As it’s April Fools’ Day today, I thought I’d take a look at Jane the Fool, the woman who was court fool to Queen Anne Boleyn, Queen Mary I (when she was princess and queen) and Queen Catherine Parr.
Jane was what John Southworth, in his book “Fools and Jesters at the English Court”, refers to as an “Innocent”.1 “Innocents”, or “natural fools”, were not professional entertainers, they were people with intellectual disabilities or mental illness. Very little is known about Jane; we don’t know her full name or where she came from. However, we do have records of her serving Anne, Mary and Catherine. From “The Queen’s reckoning”, the list of debts owed by Anne Boleyn at her death in May 1536, we know that Anne paid for “25 yds. of cadace fringe, morrey color, delivered to Skutte, her tailor, for a gown for her Grace’s woman fool, and a green satin cap for her.”2
We know that Jane joined Princess Mary’s household after Anne’s death because Mary’s Privy Purse Expenses have frequent mentions of “Jane the fole” from December 1537. Payments include stabling for her horse and for hose and shoes for her in December 1537, fabric and gowns for her in 1538, shoes and clothing for her in 1542, several payments to a barber in 1543 and 1544 for Jane’s head to be shaved, needles for needlework, a payment for laundering her clothes, an “itm for Jane the foole for the tyme of hir seeknes [sickness]” in July 1543, and cloth for sheets for Jane in September 1543.3 John Southworth points out that the regular shaving of Jane’s head in 1543 and 1544 points to Jane having some kind of “bodily ailment” at this time, but Suzannah Lipscomb writes that fools often had shaven heads and that this may have echoed “the tonsures of the religious”, although Lipscomb is probably referring only to male fools here.4
In 1544, Jane joined Catherine Parr’s household, which also included Catherine’s male fool, Thomas Browne. In October 1544, in a list of payments to Thomas Becke for items for the Privy Chamber are “3 geese for Jane Foole 16d., hempseed for the parrots 16d., cream 4d., wool 6d., mending the parrots’s perch 4d., 3 gallons of milk 12d., 2 gallons of cream 8d., borrowing of vessel occupied for the Queen at Otforde 6d., cream at Leeds 2d., and a hen for Jane Foole 6d.”5 and John Southworth surmises that the Queen kept Jane occupied by providing her “with a little flock of poultry to look after in a corner of the Privy Garden”. There is also mention of “two gowns and two kirtles for Jane the Queen’s fool” in a warrant to the Great Wardrobe in June 1546.6 Jane then disappears from the records until Mary I’s reign, so perhaps she joined Mary’s household when Henry VIII died and Edward VI became King. There are frequent mentions of Jane in Mary I’s expenses from 1553-1558 and Southworth points out that “the number of gowns and accessories ordered for Jane is greater in number than those for any other person bar the queen herself” and that she is always referred to as “Jane our fool”. It appears that Mary doted on her. The payments don’t only cover fabric and clothing, records show that Mary also rewarded two women for helping Jane with an eye ailment, one for healing her and one for housing Jane while she recovered.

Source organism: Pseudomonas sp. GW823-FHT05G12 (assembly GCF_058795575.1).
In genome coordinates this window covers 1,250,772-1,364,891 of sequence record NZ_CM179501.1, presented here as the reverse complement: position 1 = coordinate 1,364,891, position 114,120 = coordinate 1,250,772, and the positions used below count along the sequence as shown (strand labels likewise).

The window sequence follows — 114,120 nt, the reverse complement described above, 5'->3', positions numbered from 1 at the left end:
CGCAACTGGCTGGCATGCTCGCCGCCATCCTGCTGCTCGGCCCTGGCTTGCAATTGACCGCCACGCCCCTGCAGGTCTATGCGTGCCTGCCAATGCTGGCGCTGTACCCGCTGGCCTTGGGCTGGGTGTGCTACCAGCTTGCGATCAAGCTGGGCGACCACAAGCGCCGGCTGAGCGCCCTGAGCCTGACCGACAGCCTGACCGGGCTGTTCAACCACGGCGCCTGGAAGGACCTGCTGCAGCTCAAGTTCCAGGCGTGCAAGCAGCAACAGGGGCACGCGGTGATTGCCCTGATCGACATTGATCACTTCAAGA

It is not known what happened to Jane after Mary I’s death, but she does not appear in the records in Elizabeth I’s reign. Perhaps she joined the household of one of Mary’s former attendants, or perhaps she died soon after her mistress. We just don’t know. What we do know is that she was well looked after at court for over two decades and I hope that she ended her days being just as well looked after.
You can read about Will Somers, Jane’s male counterpart, in my article “Death of William Somer, Court Fool to Henry VIII”.
On this day in history, 1st April…
- 1536 – Eustace Chapuys wrote a very long and detailed letter to his master, Emperor Charles V, in which he mentioned an incident concerning King Henry VIII and his alleged new flame, Jane Seymour – click here for more on this.
Notes and Sources
- Fools and Jesters at the English Court, John Southworth, Chapter 12 – Jane: A Female Innocent
- LP x, p383
- Privy purse expenses of the Princess Mary, daughter of King Henry the Eighth, afterwards Queen Mary
with a memoir of the princess, and notes by Frederick Madden (1831)
- All the King’s Fools, Suzannah Lipscomb, History Today Volume: 61 Issue: 8 2011 – you can read this at HistoryToday.com
- LP xix Part 2, p406
- LP xx1 Part 1, p567